As we bid a fond “arrivederci” to this year’s Milan Design Week, it’s time to assimilate the impressions of the more than 3,000 brands on show around the city last week. From furniture and lighting, to technology and architecture, Milan remains a centre for creativity.
The ubiquitous use of colour added to the playful, childlike element of the Salone del Mobile. La Triennale di Milano featured Giro Giro Tondo, an exhibition of Italian Design devoted to the world of children, while at Superstudio, designer Tokujin Yoshioka imagined the future through a child’s eyes when developing the futuristic S.F chair for LG’s impressive S.F_Senses of the Future installation. Using cutting-edge technology from LG, the designer created seventeen illuminated chairs made from thin, double-sided organic light-emitting diode (OLED) that emitted brilliant flashes of colour across each surface.
Nendo presented a more subdued, but no less impressive installation at the store of fashion designer Jil Sander. The Japanese design studio, headed by Oki Sato, presented Invisible Outlines, a collection of works based on how we identify and position objects by subconsciously following invisible “outlines”. The action of opening a door or drawer and 3-D graphics were brought to life, while a poetic, jellyfish-like collection of submerged vases showed a delicate, moveable boundary between the objects and water, defined only by colour.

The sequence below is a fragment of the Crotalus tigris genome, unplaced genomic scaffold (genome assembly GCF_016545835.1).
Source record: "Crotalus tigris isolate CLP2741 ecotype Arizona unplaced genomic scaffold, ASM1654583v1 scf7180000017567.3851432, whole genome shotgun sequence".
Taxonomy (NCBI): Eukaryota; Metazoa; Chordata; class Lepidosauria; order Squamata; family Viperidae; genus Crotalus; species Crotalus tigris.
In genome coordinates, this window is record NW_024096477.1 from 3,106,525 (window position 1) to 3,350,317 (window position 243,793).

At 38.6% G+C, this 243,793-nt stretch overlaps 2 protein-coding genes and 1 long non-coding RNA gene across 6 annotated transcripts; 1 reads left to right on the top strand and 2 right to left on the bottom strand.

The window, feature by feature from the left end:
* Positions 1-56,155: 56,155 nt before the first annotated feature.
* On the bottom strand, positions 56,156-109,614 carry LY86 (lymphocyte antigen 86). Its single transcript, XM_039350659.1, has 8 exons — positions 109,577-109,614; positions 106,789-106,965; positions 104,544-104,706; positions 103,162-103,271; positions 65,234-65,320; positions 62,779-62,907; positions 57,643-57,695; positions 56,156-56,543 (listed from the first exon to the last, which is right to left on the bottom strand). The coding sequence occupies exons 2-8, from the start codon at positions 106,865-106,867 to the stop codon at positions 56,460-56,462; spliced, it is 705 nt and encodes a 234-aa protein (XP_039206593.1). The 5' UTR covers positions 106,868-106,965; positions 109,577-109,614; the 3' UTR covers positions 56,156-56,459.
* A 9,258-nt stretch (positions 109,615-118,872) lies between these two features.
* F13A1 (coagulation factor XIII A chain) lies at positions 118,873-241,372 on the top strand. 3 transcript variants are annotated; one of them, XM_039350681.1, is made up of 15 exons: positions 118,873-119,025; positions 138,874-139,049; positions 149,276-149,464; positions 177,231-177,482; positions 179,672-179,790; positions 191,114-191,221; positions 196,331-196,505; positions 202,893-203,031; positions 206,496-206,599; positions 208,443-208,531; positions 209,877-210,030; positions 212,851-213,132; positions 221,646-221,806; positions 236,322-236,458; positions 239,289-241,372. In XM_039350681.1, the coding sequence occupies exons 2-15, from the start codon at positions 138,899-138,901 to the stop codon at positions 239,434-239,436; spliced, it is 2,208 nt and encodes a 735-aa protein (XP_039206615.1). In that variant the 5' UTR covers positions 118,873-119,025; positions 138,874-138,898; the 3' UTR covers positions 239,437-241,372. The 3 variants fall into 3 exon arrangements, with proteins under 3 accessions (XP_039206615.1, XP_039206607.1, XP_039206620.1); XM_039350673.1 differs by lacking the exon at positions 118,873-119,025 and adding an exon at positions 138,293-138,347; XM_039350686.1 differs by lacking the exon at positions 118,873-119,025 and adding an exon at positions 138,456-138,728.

Sustainability has become an increasingly prevalent element within design. From renewable materials such as bamboo, to traditional hand craft techniques, among all the technology and innovation, it is good to see that the human element of design is alive and flourishing. One of the most beautiful examples of sustainability in the city is Il Bosco Verticale – Vertical Forest – a pair of apartment blocks whose facades are home to almost 17,000 species of trees and plants. Designed by Boeri Studio and completed in 2014, the 76 and 110 metre high landmarks have become a model for green building.